Many of you might know that I work as an art installer and technician for a number of organisations in Sydney. A couple of weeks ago I was excited and humbled to be offered a position as an AV technician at the MCA. I have worked there for five days now, and it’s the sort of job and workplace where I actually look forward to going to work, both for the great people and the challenging tasks thrown at us (yes, that IS a projector pun).
All of the institutions I work for unanimously agree that they like to employ artists as technicians and installers — we are well-suited for the technical challenges and understand the nature and context of the artworks themselves.
It is as an artist that I have made this decision. The Arts are charged with reflecting and criticising society, but it is so rare that an issue of such political poignancy falls directly at the feet of the arts community. In my heart, I know that it would be impossible to return to the studio, knowing that when faced with a decision of direct relevance, I did nothing.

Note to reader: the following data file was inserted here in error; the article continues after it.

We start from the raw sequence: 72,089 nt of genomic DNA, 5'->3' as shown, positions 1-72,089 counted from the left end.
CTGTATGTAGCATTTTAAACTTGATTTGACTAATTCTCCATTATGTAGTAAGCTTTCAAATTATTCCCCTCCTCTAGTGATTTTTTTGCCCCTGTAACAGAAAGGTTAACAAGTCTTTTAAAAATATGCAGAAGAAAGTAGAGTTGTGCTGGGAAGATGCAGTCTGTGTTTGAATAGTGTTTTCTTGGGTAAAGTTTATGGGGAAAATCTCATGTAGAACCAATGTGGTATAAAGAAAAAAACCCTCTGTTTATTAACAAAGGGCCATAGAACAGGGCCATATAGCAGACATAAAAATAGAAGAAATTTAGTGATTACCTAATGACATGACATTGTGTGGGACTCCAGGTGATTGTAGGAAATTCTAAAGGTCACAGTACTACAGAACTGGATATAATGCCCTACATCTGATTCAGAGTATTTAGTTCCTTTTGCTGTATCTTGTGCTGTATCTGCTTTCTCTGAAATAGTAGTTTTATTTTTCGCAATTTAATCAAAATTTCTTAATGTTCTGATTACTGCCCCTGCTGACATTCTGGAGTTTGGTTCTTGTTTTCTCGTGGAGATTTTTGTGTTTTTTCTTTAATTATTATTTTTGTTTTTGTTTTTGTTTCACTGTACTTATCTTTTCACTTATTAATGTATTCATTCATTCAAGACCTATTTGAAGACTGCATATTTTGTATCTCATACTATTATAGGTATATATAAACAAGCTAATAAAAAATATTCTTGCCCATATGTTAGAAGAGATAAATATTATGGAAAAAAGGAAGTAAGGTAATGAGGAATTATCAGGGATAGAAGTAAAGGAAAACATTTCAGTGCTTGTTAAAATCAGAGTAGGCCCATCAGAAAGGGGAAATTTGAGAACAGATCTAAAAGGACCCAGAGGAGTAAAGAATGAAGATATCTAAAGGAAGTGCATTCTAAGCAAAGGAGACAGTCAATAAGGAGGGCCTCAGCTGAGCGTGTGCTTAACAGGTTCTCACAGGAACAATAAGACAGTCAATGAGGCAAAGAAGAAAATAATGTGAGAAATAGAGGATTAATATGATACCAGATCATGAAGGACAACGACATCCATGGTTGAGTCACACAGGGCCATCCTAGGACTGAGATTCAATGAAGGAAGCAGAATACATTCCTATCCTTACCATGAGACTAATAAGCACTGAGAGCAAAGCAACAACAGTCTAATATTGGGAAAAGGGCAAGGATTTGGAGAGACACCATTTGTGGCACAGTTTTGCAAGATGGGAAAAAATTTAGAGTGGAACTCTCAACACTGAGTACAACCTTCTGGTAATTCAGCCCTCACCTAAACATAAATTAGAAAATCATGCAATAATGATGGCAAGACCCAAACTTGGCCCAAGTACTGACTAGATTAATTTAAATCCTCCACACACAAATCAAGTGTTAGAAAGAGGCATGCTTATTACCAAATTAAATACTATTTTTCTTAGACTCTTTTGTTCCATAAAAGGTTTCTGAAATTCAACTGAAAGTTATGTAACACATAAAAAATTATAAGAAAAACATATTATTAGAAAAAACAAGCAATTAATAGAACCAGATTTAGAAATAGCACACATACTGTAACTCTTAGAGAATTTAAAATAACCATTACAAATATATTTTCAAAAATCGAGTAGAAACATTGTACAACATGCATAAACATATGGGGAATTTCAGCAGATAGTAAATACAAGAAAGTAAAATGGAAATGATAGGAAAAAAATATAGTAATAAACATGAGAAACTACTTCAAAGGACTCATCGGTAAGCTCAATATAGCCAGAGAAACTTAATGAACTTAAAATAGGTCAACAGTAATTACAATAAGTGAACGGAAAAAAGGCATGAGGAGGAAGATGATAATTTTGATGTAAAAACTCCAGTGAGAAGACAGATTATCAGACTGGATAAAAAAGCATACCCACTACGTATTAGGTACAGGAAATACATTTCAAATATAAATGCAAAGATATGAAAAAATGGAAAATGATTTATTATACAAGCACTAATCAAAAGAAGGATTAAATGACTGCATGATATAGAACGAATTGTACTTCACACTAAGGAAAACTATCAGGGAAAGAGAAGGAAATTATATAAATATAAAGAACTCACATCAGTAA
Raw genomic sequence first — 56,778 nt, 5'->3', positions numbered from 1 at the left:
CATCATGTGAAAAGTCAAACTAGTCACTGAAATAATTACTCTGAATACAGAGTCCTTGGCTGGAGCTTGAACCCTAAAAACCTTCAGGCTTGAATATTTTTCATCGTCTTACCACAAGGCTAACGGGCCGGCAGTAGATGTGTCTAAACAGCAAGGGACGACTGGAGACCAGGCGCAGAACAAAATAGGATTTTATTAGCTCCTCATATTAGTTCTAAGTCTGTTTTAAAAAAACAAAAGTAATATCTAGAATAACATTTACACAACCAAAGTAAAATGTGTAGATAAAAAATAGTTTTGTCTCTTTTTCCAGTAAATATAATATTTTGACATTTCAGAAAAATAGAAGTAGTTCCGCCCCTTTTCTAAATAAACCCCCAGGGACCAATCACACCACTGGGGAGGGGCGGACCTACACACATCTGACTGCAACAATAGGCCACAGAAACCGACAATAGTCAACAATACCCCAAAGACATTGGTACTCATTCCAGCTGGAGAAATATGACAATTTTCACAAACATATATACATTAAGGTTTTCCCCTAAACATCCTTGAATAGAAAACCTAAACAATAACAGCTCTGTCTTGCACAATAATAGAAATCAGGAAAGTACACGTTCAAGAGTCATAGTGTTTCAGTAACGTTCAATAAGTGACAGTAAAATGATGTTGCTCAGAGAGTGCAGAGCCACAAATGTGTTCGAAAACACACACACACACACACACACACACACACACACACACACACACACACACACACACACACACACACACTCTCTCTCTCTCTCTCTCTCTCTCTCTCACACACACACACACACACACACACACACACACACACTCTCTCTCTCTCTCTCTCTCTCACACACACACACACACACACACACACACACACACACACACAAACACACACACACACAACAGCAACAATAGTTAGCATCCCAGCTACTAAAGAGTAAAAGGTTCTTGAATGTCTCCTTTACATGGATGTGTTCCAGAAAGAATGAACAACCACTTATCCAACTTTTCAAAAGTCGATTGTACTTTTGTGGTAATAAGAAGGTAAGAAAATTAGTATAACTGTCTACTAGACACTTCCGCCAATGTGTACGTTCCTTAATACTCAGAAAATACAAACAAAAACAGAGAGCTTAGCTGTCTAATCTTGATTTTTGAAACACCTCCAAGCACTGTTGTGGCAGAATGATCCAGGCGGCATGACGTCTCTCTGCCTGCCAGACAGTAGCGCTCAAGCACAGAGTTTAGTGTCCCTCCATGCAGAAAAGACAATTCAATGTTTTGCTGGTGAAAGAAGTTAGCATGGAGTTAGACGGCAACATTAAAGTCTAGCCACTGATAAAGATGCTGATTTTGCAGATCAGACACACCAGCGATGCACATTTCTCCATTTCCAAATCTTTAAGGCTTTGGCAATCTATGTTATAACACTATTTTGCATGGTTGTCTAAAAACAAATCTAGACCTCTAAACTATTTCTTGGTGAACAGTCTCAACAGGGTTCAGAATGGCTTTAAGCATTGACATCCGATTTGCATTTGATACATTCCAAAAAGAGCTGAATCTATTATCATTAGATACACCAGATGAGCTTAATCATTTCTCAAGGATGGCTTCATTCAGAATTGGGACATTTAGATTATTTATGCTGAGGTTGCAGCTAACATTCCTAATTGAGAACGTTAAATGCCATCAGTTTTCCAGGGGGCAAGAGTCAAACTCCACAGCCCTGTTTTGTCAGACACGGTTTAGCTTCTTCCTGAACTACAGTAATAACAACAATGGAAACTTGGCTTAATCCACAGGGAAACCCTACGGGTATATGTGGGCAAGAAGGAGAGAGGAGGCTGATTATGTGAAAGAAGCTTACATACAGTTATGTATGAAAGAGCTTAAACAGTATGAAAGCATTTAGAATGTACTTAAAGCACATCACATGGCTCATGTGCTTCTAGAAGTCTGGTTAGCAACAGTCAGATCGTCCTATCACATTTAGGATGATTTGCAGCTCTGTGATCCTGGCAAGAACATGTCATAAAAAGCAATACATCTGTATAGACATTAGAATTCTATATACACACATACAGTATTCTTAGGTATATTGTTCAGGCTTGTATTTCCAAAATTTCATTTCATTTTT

This morning, I resigned from Biennale of Sydney installation work at both the MCA and ArtSpace. The relationship between the Biennale and the punitive practice of Mandatory Detention is a context that I feel I am unable to work within.
It upsets me that the people directly affected by this will be those who were good enough to offer me the work, and those with whom I work alongside. This is a not a choice I had ever imagined myself making, but I thought this through from as many angles as I could, and kept returning to the same outcome. An arts community has to be credible, it has to be about something. For me to equivocate and delay on a situation that I knew in my heart to be wrong would make life as an artist feel empty and meaningless.
Originally published on Peter Neslon’s Facebook page. Go like, share, and give your support to Peter.